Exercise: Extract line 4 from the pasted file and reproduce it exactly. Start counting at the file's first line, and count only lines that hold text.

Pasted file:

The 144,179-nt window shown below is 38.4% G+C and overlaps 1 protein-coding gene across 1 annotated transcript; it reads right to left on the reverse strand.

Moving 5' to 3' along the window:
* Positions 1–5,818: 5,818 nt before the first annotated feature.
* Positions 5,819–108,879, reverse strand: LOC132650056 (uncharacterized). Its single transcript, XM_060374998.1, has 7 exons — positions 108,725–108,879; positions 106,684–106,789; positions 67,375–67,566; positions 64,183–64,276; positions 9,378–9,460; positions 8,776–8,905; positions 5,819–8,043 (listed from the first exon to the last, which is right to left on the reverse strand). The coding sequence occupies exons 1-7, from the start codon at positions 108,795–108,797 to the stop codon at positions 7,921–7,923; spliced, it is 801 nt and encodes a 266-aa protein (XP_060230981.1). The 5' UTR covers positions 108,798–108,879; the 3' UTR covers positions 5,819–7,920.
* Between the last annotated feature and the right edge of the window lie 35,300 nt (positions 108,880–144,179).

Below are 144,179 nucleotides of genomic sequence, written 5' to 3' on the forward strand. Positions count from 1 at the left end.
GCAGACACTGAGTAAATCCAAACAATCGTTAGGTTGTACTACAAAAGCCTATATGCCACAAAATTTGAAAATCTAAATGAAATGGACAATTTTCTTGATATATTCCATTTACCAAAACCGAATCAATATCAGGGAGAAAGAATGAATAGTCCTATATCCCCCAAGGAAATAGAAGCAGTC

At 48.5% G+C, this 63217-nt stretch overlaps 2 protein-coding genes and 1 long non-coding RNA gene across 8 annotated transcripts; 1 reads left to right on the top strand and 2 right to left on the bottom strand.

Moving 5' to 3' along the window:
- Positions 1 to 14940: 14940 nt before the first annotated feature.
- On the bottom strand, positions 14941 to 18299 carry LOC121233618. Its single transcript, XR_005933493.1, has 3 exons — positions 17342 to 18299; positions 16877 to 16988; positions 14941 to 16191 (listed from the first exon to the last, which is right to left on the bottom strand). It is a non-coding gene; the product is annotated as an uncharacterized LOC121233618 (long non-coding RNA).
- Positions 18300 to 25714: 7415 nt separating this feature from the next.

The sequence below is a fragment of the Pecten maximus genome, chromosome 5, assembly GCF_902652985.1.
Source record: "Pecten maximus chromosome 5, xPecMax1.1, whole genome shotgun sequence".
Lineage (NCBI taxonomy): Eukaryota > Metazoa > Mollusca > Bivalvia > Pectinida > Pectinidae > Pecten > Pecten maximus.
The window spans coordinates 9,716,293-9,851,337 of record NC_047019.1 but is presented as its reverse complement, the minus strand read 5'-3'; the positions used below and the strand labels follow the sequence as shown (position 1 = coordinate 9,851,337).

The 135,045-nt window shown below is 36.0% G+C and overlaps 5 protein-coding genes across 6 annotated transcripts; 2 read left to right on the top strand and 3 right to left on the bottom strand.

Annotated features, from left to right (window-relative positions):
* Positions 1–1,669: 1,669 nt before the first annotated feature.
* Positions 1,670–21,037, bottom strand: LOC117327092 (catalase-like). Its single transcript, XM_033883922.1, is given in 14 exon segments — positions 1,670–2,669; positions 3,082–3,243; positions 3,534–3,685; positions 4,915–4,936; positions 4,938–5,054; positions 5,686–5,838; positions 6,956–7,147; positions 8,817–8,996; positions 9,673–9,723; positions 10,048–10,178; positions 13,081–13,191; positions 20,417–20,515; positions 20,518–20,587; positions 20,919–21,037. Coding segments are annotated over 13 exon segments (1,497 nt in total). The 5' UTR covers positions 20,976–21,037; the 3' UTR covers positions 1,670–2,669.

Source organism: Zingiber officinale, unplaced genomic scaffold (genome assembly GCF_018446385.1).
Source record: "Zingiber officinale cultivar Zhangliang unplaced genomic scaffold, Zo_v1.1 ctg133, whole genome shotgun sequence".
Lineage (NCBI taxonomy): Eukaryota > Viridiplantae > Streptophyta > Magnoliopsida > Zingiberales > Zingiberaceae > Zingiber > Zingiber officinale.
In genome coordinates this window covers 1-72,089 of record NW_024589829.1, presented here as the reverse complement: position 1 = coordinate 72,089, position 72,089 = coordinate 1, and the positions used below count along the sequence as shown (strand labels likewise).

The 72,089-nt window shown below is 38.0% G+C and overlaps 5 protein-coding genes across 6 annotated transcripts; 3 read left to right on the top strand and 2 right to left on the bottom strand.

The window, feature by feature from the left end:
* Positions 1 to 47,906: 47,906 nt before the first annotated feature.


* Positions 5,819–108,879, reverse strand: LOC132650056 (uncharacterized). Its single transcript, XM_060374998.1, has 7 exons — positions 108,725–108,879; positions 106,684–106,789; positions 67,375–67,566; positions 64,183–64,276; positions 9,378–9,460; positions 8,776–8,905; positions 5,819–8,043 (listed from the first exon to the last, which is right to left on the reverse strand). The coding sequence occupies exons 1-7, from the start codon at positions 108,795–108,797 to the stop codon at positions 7,921–7,923; spliced, it is 801 nt and encodes a 266-aa protein (XP_060230981.1). The 5' UTR covers positions 108,798–108,879; the 3' UTR covers positions 5,819–7,920.